J’cans could be trained aboard Brazilian ship
FUTURE COOPERATION agreements between the governments of Jamaica and Brazil may include training on the latter country’s navy ship, Brazil.
The vessel, carrying 200 midshipmen and other crew members, headed by Commanding Officer Captain Jose Canela, recently docked at Kingston Wharves as part of the 30th Midshipmen Training Cruise. It departed Jamaica on November 25 for the Cartagena port in Colombia.
Brazilian Ambassador to Jamaica Carlos den Hartog said that there might be a cooperation agreement involving the training ship.
He said the ship is seen by Brazilians as a “floating embassy” because of its mission and contact with people of friendly countries.
“It presents a different image of Brazil to most countries that would likely look at us as a country of football and carnival. I think it shows that we are organised, disciplined and we are serious on training people,” Ambassador den Hartog said.
The ambassador said that a Defence Cooperation Agreement, signed between Jamaica and Brazil, would likely be enforced early next year.
“We signed it more than a year ago. This has to be enforced. We are still working on that, and I hope that we can put it in place next year,” he added.
He said the Brazilian Government is looking at including other areas under the agreement, such as placing “military attachés in embassies, and military training in both countries involving the navy, army and air force”.
Canela said that it was the ship’s first visit to the island.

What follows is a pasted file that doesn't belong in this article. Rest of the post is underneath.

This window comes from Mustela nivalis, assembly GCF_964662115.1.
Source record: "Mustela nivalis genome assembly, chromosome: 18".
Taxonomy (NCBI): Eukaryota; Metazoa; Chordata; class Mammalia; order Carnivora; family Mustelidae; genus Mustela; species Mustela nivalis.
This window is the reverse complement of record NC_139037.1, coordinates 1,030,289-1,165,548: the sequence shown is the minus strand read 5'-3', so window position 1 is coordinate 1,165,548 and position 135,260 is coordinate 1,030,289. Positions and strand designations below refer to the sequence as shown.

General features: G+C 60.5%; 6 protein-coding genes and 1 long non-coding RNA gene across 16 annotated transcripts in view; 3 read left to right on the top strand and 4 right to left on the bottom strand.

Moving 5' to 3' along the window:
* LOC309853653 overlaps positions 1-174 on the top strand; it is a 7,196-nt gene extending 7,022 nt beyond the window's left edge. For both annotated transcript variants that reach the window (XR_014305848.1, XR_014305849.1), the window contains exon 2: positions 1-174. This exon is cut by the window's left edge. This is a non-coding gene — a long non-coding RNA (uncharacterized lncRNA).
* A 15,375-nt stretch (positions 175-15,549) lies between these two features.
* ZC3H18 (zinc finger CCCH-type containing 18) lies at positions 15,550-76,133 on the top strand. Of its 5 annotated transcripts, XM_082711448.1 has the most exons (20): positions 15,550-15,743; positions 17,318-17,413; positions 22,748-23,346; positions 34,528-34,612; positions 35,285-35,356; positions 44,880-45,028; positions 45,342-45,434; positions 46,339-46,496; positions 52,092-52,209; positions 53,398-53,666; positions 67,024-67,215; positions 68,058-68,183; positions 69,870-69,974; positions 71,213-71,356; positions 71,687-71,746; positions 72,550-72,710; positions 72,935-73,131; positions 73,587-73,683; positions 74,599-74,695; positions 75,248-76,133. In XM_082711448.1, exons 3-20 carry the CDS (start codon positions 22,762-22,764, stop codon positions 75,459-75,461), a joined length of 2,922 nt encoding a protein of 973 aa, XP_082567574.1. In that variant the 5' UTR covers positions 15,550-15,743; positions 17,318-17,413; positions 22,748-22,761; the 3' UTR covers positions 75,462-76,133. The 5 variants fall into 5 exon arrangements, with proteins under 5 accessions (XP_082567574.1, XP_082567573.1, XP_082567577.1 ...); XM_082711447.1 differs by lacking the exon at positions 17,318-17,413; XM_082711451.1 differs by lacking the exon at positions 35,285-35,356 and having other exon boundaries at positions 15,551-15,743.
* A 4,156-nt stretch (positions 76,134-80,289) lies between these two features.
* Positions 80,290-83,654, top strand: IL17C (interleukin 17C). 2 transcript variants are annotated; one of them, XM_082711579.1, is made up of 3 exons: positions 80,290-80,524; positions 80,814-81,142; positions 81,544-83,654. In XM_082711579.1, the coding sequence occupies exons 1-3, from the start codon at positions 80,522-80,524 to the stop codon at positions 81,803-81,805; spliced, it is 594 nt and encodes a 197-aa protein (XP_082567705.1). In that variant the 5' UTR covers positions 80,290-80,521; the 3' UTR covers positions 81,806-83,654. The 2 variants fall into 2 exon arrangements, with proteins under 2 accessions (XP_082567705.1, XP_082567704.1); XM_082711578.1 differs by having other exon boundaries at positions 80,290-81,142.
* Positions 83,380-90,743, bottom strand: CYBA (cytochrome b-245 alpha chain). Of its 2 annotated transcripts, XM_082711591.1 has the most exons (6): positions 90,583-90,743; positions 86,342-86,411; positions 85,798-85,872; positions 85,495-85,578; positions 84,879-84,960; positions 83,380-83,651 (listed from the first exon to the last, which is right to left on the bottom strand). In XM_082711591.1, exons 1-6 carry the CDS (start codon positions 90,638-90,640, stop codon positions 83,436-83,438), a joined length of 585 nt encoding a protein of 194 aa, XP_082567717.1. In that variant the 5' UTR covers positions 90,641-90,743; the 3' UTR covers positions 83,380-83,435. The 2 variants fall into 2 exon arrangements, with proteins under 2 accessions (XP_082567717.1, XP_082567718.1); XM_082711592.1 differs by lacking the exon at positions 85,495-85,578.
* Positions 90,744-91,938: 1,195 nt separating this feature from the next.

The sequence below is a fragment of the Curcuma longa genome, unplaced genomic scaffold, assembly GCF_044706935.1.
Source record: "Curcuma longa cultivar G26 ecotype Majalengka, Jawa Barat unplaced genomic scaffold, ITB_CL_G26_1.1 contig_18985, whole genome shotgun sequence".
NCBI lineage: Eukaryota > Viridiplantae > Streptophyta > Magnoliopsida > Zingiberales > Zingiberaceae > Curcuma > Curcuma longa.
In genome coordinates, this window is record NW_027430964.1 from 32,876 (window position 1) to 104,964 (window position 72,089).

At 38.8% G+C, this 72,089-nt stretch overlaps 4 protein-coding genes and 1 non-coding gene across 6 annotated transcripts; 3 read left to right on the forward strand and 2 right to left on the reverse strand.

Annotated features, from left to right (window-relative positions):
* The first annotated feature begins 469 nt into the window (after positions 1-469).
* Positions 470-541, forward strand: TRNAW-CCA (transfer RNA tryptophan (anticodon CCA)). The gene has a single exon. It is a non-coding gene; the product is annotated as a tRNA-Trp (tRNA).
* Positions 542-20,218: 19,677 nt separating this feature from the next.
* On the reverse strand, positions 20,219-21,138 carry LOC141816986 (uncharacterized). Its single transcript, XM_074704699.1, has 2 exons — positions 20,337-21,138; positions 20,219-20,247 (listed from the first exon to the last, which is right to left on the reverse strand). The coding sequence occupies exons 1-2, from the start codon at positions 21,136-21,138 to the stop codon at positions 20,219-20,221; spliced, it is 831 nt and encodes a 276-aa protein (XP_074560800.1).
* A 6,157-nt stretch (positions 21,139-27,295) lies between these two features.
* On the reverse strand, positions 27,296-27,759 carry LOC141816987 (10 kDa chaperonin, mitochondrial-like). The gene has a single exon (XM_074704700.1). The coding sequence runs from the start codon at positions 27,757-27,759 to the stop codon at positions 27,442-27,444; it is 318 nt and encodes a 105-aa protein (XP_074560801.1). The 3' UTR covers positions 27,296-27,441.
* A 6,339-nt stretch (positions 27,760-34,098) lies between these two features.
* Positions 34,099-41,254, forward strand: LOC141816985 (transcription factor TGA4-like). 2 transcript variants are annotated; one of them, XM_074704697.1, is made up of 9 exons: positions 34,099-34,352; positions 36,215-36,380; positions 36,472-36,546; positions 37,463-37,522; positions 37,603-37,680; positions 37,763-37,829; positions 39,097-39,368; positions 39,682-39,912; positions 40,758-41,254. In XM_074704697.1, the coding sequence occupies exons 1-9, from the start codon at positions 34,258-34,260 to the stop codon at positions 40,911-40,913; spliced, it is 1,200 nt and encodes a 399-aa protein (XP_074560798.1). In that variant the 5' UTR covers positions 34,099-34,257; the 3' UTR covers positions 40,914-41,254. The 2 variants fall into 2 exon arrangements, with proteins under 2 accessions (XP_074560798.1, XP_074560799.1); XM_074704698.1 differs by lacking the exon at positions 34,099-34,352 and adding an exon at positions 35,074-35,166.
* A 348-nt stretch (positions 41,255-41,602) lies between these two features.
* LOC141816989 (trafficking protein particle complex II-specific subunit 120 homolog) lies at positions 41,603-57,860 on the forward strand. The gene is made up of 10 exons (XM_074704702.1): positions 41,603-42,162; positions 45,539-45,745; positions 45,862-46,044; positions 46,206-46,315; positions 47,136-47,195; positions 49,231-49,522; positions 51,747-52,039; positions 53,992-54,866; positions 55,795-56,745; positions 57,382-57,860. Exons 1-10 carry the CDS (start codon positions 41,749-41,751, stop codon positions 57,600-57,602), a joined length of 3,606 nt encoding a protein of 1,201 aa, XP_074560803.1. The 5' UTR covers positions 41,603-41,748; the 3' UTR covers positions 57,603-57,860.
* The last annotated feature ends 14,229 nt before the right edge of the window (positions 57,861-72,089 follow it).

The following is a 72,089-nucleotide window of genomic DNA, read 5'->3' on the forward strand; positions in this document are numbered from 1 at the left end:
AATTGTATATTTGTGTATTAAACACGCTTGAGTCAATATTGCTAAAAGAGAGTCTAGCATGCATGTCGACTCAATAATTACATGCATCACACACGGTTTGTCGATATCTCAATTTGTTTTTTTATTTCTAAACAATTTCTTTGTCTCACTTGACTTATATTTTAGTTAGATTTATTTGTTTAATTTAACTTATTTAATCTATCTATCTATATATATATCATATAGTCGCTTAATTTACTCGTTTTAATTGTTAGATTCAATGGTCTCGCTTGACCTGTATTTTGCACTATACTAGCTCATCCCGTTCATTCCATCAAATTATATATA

“Jamaica is a very important country in the Caribbean, so the Brazilian Navy considered this visit to be very important, not only in terms of cultural enhancement for the crew, but because of the diplomatic relationship between our countries,” he said.
He explained that the ship provides professional and cultural training for officers, who have practical classes in navigation, meteorology, naval operations, damage control, and administration, as well as a full adaptation to life on-board.
The captain noted that between July 24 and December 18 the ship and crew will visit some 15 countries, including Germany, Cuba and Spain.
During his stay in Jamaica, Canela said he held discussions with senior officials of the Maritime Authority of Jamaica, International Seabed Authority and the Jamaica Defence Force.
“I am very impressed with all the things that I saw. I think I have a perspective as to how we can enhance future relationships between the Brazilian Navy and those institutions,” he added. Brazilian Ambassador Carlos den Hartog.